XPath

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This article has information to help you use XPath arguments to various XmlDoc API methods. Most of the information is taken from the XPath 1 standard, which is the authoritative reference.

References to Version 2 of the XPath standard in this manual are to the XPath 2 standard, which became a W3C Recommendation on January 23, 2007.

The five sections in this topic explain, respectively, the following:

  1. How to understand the components of an XPath expression, which is composed of steps.
  2. The syntax of XPath.
  3. Some subtle aspects of XPath.
  4. Specific XPath axis combinations to avoid.
  5. The subset of XPath supported by the current version of the XmlDoc API.

XPath operation

The purpose of XPath is to select a subset of nodes from a document. This selection is done using an expression, as described by the PathExpr production (these syntax productions for XPath are shown in XPath syntax). The simple form (that is, without parentheses) of a PathExpr expression is called a Location Path. (the LocPath production ([1]) in the syntax).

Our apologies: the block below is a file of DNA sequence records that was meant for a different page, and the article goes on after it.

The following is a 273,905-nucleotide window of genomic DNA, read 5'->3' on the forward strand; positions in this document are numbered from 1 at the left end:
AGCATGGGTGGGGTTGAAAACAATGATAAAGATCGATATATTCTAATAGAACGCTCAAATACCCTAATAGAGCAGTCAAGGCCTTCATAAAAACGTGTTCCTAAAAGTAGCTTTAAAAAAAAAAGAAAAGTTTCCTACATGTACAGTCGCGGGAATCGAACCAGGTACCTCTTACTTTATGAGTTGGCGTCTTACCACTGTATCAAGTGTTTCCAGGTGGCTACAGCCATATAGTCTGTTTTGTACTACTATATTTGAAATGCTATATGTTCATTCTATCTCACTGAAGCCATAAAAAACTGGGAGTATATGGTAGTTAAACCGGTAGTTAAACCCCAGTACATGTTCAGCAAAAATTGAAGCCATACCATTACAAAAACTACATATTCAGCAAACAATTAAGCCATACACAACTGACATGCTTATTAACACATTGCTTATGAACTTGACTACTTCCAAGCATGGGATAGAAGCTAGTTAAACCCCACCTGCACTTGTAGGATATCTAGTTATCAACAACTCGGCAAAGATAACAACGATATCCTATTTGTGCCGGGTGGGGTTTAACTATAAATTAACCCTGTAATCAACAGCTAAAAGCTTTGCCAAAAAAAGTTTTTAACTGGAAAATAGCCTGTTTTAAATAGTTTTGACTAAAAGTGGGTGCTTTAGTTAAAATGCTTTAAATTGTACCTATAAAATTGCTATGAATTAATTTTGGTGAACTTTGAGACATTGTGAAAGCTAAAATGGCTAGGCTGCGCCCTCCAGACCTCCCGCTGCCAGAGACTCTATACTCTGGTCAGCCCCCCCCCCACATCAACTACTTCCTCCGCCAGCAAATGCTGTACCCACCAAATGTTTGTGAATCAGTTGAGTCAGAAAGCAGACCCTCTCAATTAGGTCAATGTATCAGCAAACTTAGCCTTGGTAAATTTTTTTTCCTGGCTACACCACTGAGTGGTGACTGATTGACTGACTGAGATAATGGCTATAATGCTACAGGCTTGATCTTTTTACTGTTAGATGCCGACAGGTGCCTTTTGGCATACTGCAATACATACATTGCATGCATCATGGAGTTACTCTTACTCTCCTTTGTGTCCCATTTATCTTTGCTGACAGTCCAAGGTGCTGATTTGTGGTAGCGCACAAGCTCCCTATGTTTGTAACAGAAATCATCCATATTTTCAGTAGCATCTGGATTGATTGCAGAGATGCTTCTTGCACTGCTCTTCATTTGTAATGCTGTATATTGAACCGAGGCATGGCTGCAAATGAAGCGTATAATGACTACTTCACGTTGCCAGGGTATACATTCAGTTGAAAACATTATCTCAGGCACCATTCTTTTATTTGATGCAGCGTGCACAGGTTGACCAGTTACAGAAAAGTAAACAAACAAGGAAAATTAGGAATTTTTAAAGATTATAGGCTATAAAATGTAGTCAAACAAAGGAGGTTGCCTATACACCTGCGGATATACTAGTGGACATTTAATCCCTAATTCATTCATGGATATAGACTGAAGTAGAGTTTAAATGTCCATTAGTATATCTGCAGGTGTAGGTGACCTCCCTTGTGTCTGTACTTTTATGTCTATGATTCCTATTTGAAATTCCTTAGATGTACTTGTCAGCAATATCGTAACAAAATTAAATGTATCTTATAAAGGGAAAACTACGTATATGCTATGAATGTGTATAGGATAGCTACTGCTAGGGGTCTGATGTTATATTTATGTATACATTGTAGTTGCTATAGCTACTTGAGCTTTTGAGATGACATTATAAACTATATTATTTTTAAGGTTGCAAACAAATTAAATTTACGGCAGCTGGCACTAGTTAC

A Location Path consists of a series of Steps (Step ([4]) production). Each Step operates by taking an input set of nodes from the preceding step, and creating an output set of nodes. The output of the last step is the set of nodes selected by the XPath expression.

An example XPath expression is:

pitm[2]/partnum

This expression contains two Steps (the slash symbol ( / ) is used to separate the Steps in a Location Path).